Mentions: According to the predictive coding framework, mental representations of our external environment are actively constructed by our higher-order brain processes (Friston, 2010), on the basis of sensory input and our existing background knowledge (Figure 3). Moreover, these mental representations serve to form predictions about future changes in the external environment so that sensory processing is optimized to predominantly deal with unexpected changes (Baess et al., 2011). Given that backward connections might embody the causal structure of the external world while forward connections only provide feedback about prediction errors to higher areas, it can be argued that both types of connections are needed for integration. The higher-order brain areas containing the conceptual representation provide functional feedforward information to the sensory cortices. Viewed this way, multisensory integration actually takes place because an attentional mechanism combines the information contained in the existing mental representation with general background knowledge and uses the resulting model to update sensory processing, much in the way that attention has been proposed to bind together several stimulus feature within the visual modality (Treisman and Gelade, 1980). Viewed this way, it can be tentatively stated that multisensory integration is largely accounted for by attentional mechanisms.


Predictive coding and multisensory integration: an attentional account of the multisensory mind.

Talsma D - Front Integr Neurosci (2015)

An attentional account of multisensory integration. Central in this revised view of multisensory integration is the presence of a dynamic mental representation, which is updated on the basis of sensory inputs as well as on the basis of representations stored in memory. Shown here is an example of how inaudible speech may benefit from both direct visual stimulation, as well as from the context provided by prior exposure to a similar situation. Processing in the visual and auditory sensory cortices is depending on expectancies generated by the internal models. A mismatch between expected input and actual input, formally known as a prediction error, may result in enhanced activation in the sensory cortices. Multisensory integration here is considered to consist of synchronization of activity in the auditory and visual cortices. This integration is facilitated by direct and thalamo-cortical connections between the auditory and visual cortical areas.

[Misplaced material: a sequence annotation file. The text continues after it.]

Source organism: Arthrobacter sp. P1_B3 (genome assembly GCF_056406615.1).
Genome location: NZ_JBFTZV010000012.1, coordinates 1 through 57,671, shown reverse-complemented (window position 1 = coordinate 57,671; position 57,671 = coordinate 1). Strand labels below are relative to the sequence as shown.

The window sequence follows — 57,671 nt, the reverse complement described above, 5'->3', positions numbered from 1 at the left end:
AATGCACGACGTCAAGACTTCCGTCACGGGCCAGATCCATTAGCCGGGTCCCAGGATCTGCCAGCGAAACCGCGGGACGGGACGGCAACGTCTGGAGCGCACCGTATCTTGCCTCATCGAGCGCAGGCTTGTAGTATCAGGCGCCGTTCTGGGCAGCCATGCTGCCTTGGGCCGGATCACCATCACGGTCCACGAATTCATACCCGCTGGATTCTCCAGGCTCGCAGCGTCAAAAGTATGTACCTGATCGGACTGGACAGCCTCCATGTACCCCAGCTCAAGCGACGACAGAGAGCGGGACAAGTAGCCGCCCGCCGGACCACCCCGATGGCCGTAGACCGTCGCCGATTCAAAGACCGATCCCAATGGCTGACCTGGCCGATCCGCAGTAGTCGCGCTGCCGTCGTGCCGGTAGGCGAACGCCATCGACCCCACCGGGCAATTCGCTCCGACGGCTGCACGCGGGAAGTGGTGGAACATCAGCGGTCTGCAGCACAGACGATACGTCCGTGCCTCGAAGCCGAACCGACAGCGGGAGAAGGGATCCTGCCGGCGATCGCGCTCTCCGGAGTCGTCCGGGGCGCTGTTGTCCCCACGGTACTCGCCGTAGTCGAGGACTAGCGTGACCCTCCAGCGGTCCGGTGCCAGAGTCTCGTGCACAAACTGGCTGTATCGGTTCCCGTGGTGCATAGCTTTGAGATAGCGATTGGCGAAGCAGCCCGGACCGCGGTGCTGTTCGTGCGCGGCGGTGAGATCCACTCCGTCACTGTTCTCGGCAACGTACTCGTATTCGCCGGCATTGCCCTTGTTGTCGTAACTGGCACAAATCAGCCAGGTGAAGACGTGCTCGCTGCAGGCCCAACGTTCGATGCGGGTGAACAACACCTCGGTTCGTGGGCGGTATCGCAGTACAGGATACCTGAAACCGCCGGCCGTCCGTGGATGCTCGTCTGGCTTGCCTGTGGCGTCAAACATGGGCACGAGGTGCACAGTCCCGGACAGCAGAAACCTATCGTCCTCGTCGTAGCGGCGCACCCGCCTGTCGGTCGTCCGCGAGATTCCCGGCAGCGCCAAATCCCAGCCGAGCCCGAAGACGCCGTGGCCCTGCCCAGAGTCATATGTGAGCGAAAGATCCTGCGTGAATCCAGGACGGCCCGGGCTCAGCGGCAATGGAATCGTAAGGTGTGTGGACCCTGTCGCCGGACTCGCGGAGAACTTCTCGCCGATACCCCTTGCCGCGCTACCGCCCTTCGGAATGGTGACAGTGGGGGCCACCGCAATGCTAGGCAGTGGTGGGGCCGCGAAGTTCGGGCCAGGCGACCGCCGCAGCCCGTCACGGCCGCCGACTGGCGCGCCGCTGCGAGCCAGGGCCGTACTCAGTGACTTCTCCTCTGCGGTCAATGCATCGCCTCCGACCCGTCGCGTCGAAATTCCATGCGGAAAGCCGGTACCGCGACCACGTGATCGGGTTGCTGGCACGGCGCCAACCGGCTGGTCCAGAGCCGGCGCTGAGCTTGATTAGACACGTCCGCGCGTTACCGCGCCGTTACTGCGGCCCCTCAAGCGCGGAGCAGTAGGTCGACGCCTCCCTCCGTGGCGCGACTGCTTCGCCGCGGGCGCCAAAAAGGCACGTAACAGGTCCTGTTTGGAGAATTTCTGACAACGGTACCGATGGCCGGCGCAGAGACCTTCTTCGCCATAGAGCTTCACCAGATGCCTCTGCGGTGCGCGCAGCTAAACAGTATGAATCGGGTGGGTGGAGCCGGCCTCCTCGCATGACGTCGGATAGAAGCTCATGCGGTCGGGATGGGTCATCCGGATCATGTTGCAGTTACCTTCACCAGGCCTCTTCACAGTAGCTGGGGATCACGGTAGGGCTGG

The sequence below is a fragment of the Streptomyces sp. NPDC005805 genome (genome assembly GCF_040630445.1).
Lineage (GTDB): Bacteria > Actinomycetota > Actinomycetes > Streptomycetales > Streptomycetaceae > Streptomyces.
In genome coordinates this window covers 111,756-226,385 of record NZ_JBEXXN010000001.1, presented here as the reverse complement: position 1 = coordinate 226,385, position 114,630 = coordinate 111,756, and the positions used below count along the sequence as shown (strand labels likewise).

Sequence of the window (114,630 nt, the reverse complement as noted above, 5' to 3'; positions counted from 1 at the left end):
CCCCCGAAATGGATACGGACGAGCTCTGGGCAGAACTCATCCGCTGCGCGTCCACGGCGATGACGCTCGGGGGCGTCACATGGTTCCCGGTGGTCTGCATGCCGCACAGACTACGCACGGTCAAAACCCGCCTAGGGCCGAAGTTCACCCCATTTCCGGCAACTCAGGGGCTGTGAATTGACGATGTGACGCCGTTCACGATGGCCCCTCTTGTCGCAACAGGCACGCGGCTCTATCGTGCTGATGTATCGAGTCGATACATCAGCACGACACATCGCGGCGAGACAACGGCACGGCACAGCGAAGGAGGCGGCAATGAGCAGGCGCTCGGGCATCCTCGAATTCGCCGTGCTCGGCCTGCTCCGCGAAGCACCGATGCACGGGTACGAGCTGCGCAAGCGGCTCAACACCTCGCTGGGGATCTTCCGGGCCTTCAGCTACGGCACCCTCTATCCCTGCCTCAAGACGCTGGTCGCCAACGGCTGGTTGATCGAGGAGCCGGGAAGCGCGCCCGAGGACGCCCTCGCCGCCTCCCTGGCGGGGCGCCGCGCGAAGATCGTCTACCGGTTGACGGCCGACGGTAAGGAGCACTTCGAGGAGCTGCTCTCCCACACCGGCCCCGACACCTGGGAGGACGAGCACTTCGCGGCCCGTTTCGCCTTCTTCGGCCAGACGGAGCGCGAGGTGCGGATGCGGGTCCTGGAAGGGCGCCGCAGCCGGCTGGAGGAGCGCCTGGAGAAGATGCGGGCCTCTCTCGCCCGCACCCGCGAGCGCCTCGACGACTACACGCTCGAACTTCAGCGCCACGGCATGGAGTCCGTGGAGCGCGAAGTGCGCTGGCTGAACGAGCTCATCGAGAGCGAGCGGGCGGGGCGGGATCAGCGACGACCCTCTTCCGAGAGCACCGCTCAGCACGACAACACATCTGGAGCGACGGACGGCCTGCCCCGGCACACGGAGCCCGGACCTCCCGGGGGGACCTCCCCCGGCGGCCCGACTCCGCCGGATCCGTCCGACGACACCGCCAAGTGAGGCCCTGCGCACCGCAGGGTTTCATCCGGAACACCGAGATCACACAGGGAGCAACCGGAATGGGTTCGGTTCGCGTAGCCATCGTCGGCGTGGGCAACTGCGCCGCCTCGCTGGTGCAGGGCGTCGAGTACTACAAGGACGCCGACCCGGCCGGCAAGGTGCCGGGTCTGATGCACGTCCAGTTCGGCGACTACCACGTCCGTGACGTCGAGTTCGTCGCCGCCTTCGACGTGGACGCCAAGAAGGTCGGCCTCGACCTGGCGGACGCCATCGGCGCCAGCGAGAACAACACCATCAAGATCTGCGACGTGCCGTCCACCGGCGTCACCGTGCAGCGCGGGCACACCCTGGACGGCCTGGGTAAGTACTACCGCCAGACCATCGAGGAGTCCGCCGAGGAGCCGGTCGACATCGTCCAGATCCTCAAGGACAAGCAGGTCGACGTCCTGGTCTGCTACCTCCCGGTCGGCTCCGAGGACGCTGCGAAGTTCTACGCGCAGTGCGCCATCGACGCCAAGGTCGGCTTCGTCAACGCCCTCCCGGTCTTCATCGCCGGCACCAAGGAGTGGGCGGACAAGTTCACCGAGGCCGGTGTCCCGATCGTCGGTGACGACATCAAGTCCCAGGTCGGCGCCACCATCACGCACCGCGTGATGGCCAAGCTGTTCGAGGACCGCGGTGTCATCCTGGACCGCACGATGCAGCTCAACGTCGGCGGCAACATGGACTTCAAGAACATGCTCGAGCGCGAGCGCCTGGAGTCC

© Copyright Policy - open-access
Related In: Results  -  Collection

License
Show All Figures
getmorefigures.php?uid=PMC4374459&req=5

Figure 3: An attentional account of multisensory integration. Central in this revised view of multisensory integration is the presence of a dynamic mental representation, which is updated on the basis of sensory inputs as well as on the basis of representations stored in memory. Shown here is an example of how inaudible speech may benefit from both direct visual stimulation, as well as from the context provided by prior exposure to a similar situation. Processing in the visual and auditory sensory cortices is depending on expectancies generated by the internal models. A mismatch between expected input and actual input, formally known as a prediction error, may result in enhanced activation in the sensory cortices. Multisensory integration here is considered to consist of synchronization of activity in the auditory and visual cortices. This integration is facilitated by direct and thalamo-cortical connections between the auditory and visual cortical areas.